But there is one group against which the president can measure himself: The Group of 20, an international forum of leaders from 20 major economies. And Trump just happens to have a trip planned to schmooze with them in Hamburg this week.
Here's a look at what the other leaders of the free world were tweeting out while Trump was disparaging “Crazy Mika” and “Psycho Joe” of “Morning Joe” fame before the start of Thursday's workday and then defending his tweets around dinnertime on Saturday.
Among the tweets:
Justin Trudeau, prime minister of Canada
Last week was the lead-up to Canadian Independence Day, and there's nothing more prime minister-y than donning the Canadian colors and waxing philosophically — and bilingually — about how great America's neighbor to the north is.
And several hours after Trump tweeted about Mika Brzezinski and Joe Scarborough, Justin Trudeau was holding a baby and “chatting with folks in Montague about what's important to them.”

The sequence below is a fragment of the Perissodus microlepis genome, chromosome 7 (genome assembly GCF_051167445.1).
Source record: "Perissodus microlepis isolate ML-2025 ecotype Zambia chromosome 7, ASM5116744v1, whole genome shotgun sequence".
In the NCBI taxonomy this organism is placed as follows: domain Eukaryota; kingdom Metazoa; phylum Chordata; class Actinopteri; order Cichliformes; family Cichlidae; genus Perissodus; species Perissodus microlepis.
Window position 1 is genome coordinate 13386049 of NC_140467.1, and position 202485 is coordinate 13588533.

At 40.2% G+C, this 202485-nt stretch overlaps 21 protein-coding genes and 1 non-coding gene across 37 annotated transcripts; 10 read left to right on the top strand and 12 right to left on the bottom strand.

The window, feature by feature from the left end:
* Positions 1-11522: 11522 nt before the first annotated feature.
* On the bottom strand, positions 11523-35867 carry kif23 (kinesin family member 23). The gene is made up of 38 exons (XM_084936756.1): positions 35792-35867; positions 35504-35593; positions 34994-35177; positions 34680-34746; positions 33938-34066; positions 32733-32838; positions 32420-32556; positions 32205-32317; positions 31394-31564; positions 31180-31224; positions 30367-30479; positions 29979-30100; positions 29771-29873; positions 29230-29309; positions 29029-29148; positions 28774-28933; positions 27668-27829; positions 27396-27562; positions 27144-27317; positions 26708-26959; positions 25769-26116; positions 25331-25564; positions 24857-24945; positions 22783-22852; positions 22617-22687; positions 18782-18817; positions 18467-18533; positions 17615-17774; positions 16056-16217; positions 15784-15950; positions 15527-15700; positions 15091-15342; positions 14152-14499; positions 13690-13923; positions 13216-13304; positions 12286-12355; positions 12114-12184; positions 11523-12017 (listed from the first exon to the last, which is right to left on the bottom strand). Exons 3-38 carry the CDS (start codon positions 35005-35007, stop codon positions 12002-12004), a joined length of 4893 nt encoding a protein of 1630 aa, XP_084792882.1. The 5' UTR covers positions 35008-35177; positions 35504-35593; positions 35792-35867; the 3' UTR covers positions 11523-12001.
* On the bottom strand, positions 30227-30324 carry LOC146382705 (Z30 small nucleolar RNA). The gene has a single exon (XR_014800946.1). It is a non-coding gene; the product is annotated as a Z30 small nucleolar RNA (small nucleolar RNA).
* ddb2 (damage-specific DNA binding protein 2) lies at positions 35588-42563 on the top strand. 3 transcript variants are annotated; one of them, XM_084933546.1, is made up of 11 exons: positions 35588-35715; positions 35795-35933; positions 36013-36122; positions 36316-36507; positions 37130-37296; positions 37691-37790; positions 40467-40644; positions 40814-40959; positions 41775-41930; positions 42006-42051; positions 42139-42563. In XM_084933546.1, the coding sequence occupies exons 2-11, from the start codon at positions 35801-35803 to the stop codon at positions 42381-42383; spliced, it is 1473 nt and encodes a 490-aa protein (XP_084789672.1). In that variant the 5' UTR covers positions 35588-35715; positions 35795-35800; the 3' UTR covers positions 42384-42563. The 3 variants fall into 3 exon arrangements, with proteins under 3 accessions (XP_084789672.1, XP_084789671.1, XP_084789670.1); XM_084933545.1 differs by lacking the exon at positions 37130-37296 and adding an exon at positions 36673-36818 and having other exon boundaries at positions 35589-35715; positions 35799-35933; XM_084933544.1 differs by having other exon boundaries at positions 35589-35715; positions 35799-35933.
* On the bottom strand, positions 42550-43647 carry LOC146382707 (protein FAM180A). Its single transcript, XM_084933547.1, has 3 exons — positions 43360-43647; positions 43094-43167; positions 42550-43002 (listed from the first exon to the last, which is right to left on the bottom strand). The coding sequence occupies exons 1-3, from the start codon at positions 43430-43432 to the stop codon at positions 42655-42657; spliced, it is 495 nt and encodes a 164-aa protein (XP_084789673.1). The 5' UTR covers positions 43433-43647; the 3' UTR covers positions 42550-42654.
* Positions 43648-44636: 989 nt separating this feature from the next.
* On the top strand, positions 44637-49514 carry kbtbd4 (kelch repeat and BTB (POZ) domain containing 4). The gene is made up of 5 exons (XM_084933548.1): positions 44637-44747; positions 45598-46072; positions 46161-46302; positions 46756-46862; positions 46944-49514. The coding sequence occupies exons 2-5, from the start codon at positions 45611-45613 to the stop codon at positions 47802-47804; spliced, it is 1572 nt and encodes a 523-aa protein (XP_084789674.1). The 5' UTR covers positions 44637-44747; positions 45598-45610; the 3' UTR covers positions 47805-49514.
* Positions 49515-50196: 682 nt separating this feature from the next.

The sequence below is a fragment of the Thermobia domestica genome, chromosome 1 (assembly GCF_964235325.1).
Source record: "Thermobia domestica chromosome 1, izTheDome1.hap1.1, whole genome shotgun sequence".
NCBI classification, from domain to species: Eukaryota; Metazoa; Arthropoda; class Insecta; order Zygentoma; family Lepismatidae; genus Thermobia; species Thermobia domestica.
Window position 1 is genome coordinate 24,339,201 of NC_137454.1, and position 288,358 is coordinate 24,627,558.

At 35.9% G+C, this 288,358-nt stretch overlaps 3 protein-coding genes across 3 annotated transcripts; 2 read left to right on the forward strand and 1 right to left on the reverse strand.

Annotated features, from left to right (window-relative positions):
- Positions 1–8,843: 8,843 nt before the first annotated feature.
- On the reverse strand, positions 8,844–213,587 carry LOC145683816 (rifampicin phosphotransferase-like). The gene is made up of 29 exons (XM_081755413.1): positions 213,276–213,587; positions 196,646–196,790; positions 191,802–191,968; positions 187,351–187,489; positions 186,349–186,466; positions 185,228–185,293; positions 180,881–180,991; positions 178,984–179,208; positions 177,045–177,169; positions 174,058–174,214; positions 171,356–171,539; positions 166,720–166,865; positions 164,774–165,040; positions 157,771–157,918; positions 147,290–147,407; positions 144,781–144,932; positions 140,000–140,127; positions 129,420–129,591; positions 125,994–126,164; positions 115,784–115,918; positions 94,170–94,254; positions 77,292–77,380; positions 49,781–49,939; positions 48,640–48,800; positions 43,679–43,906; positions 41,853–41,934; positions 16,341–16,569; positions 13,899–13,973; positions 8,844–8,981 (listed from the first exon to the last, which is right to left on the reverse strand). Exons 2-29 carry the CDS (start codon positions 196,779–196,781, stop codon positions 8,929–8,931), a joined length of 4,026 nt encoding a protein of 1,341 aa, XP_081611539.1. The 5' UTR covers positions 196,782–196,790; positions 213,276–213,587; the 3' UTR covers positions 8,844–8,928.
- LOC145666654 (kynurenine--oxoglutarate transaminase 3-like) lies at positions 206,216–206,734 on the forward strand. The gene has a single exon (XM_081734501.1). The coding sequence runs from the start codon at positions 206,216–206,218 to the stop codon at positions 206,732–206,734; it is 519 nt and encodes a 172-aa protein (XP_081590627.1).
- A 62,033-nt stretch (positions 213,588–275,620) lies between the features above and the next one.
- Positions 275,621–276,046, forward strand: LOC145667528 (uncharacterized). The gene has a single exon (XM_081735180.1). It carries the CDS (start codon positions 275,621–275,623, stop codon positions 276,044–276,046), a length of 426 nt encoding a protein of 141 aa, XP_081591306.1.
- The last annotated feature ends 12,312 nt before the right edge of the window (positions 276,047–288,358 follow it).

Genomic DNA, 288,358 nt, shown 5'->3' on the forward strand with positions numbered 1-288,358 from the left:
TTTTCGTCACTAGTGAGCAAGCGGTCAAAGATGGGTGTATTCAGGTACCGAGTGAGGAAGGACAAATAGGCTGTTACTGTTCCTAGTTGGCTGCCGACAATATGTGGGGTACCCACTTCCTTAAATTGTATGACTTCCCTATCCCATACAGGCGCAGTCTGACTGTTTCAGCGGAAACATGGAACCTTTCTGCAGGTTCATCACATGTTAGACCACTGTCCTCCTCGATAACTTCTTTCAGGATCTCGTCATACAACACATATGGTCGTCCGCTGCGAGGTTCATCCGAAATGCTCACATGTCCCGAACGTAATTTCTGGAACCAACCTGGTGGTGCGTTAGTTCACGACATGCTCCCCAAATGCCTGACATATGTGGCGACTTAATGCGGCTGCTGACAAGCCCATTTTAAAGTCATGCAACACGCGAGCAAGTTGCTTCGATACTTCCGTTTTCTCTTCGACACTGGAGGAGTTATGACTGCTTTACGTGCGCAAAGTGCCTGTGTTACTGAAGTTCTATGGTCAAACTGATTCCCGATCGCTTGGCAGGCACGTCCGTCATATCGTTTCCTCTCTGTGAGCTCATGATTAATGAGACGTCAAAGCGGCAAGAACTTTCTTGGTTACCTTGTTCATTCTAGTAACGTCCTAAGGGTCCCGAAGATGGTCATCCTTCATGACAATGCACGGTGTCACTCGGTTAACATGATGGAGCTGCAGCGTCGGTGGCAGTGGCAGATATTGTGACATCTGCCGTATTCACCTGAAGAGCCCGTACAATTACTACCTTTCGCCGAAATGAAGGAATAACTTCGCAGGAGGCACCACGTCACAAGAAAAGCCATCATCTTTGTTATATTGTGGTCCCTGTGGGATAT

Malcolm Turnbull, prime minister of Australia
It wasn't exactly Australia Day, but this weekend is the first anniversary of the election win of Turnbull and his party.
Turnbull used Twitter to make a case, via video, that this latest trip around the sun has been better and more progressive for Australians than previous ones.
And on the day Trump was posting about the “Morning Joe” hosts, Turnbull was talking about small business and technology on a live Facebook chat.
Vladimir Putin, president of Russia
Putin has not been a prolific tweeter in the past few weeks. A day after Trump's “Morning Joe” moment, Putin posted a picture of himself chatting with former secretary of state Henry Kissinger.
Narendra Modi, prime minister of India
Modi made waves with his hug of Trump last week and is a social media megastar in his own right, but he spent time acknowledging a group and a day that involves the word “accountants.”
And when Trump was declaring war on Scarborough and Brzezinski, Modi was at one of the former homes of Mohandas K. Gandhi, who led the Indian independence movement by employing nonviolent civil disobedience:
Enrique Peña Nieto, president of Mexico
Peña Nieto may not be as prolific a tweeter as other leaders, but on the day Trump was tweeting about “Morning Joe,” Peña Nieto was giving a presidential shout-out to his fellow leader in Colombia.
Translated, it means that Peña Nieto was pleased to return to Colombia to strengthen the connection between the Pacific Alliance members.
Theresa May, prime minister of Britain
May is also not big on Twitter, but she used one of her tweets last week to send her “warmest good wishes” to Muslims celebrating Eid al-Fitr.